Today, Lamont’s Core Repository is home to approximately 19,000 cores and is a resource used by scientists around the world. Among the many discoveries that have emerged from the reserves, researchers from Lamont and other universities have Climate signals analyzed To prove that changes in celestial cycles helped drive Earth’s glacial cycles in multiple cores.

People in Core Repository Lab

Source: Core Repository

mapping ocean circulation

Pal Founding, Geochemist in the 1960s Wallace Broker Helped to map global ocean circulation and its powerful effects on climate. They used carbon isotopes to reverse the idea that it takes thousands of years for water to circulate between the shallow and deep areas of the ocean, indicating that instead it took hundreds of years. This work opened up the possibility for oceans to influence climate and vice versa. One of his greatest contributions (besides coining the term “global warming”) was to synthesize a vision he called the “Great Ocean Conveyor” – a circulation pattern whereby warm shallow waters from the tropics transfer heat to the polar, then cool and do sync. and return to the tropics. This conveyor belt plays an important role in controlling the climate.

Using chemical tracers and other data, Bruker laid out a picture of global ocean circulation, and its implications for climate.

Linking oceans and climate

Taro Takahashi at Sea, displays a mock “prize,” circa 1981.

Broker was part of an entire generation of scientists at Lamont who helped refine our understanding of the relationship between the oceans and climate. Among them were geochemists taro takahashi, who helped discover the important role of the ocean in absorbing carbon from the atmosphere in some places, while releasing it in others. When Takahashi began his research in the 1950s, scientists knew that the burning of fossil fuels released massive amounts of carbon dioxide into the atmosphere, but only about half of the emissions into the atmosphere were expected to be there. . Takahashi and his colleagues analyzed millions of shipboard measurements to find that oceans absorb a quarter of emissions when cold water sinks, and that the carbon can be stored for hundreds of years before being sent back to the surface. is. This work was fundamental in understanding the global dynamics of carbon dioxide.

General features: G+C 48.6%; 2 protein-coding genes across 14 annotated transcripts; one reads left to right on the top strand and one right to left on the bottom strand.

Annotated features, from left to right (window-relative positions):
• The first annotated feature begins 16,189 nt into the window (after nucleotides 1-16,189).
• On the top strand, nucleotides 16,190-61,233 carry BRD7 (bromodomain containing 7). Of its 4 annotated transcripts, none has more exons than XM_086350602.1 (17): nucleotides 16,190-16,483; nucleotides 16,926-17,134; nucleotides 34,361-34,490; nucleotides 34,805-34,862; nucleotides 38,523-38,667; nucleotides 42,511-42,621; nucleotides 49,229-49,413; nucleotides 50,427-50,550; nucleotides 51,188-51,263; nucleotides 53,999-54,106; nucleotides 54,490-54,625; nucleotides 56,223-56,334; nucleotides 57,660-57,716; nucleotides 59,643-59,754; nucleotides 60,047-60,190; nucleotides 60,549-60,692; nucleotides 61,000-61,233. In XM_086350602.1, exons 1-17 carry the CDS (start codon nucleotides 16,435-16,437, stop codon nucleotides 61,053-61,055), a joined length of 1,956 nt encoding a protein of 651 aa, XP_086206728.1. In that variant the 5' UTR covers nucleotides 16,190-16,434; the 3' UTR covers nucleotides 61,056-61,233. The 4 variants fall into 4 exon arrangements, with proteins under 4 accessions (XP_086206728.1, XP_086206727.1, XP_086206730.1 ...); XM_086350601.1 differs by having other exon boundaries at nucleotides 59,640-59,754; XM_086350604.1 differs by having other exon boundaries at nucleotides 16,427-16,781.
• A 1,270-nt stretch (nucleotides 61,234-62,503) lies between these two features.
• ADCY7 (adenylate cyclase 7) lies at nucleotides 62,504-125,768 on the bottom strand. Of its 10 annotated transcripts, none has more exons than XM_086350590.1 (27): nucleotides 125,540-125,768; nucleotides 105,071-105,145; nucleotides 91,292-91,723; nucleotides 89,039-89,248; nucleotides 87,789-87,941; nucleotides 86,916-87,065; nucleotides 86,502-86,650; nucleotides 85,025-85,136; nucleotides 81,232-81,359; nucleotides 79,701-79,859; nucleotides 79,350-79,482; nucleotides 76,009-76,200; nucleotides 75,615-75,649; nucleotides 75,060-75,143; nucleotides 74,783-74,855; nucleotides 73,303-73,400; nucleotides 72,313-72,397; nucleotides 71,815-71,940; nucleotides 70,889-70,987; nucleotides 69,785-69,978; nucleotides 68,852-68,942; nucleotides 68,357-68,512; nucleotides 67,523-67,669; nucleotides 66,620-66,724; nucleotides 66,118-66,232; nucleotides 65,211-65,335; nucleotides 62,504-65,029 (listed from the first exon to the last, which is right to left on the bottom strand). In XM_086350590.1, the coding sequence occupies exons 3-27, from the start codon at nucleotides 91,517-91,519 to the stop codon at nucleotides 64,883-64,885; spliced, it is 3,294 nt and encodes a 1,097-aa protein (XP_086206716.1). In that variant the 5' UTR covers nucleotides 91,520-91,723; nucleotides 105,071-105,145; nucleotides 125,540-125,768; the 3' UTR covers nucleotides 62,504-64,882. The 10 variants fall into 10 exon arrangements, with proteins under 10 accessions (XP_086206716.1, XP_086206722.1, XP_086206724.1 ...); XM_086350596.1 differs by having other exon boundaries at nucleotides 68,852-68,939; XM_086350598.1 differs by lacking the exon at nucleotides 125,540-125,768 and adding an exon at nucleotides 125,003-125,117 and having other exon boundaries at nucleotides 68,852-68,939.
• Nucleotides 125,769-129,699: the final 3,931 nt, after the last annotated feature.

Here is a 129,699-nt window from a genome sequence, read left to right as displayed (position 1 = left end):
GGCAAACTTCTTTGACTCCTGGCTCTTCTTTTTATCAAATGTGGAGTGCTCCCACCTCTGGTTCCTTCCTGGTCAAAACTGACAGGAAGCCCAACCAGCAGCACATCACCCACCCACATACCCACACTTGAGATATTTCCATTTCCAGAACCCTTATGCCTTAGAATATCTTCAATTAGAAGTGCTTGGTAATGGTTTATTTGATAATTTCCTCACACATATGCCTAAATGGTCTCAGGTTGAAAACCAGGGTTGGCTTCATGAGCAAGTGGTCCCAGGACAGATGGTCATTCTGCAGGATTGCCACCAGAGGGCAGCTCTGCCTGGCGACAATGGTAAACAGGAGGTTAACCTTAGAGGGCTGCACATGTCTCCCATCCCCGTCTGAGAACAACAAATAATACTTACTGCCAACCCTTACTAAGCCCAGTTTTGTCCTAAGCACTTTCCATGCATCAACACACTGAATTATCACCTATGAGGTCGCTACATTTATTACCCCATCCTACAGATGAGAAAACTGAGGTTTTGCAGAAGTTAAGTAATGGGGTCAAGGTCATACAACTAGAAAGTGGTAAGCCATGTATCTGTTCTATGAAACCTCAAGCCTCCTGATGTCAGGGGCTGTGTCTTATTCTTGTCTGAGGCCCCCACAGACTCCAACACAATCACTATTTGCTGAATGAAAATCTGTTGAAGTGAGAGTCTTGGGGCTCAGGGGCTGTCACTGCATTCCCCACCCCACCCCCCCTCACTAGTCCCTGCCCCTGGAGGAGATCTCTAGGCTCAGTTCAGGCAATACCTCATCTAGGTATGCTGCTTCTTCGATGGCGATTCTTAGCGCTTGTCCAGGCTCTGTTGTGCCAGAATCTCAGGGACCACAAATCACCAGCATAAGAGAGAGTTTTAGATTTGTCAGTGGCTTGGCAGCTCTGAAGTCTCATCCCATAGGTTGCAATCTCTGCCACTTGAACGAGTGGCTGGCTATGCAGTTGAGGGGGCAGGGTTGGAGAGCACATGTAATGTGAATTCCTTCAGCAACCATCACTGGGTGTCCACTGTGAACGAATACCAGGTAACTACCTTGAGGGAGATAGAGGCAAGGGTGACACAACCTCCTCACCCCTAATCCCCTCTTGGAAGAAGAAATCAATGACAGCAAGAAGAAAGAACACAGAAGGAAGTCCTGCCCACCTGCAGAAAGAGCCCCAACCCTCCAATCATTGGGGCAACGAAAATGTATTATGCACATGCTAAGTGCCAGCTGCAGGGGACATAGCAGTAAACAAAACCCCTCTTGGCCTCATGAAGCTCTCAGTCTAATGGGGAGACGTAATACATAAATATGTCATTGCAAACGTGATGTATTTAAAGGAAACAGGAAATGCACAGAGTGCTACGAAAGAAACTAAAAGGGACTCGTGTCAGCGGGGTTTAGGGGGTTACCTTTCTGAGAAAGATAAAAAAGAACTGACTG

Unraveling the mysteries of El Nio

The natural climate cycle known as the El Nio–Southern Oscillation affects temperature and precipitation patterns around the world, causing sometimes catastrophic climate events. El Nio’s seasonal weather conditions are driven by sea surface temperatures and wind patterns over the Pacific Ocean, but the physics and timing of the event remained a mystery. 1986 paper by Lamont scientists Mark Kane, Stephen Zebiak and Sean Dolan. The team’s model, which brought together atmospheric and ocean dynamics, was first To explain how the phenomenon works, and to successfully predict the El Nio event. Stefan Zebiak later became Colombia’s second director. International Research Institute for Climate and Society.

The hidden depths of the oceans continue to drop

Today, researchers from the Lamont-Doherty Earth Observatory and other parts of Columbia University are revolutionizing our understanding of the global ocean, from the bottom of the ocean floor to the atmosphere and its effects on land. They continue to map the ocean floor and refine our understanding of ocean circulation, carbon uptake, marine ecosystems, tropical cyclones, and how rising sea levels may affect human populations in the future. learn more Here And in the video at the top of the post.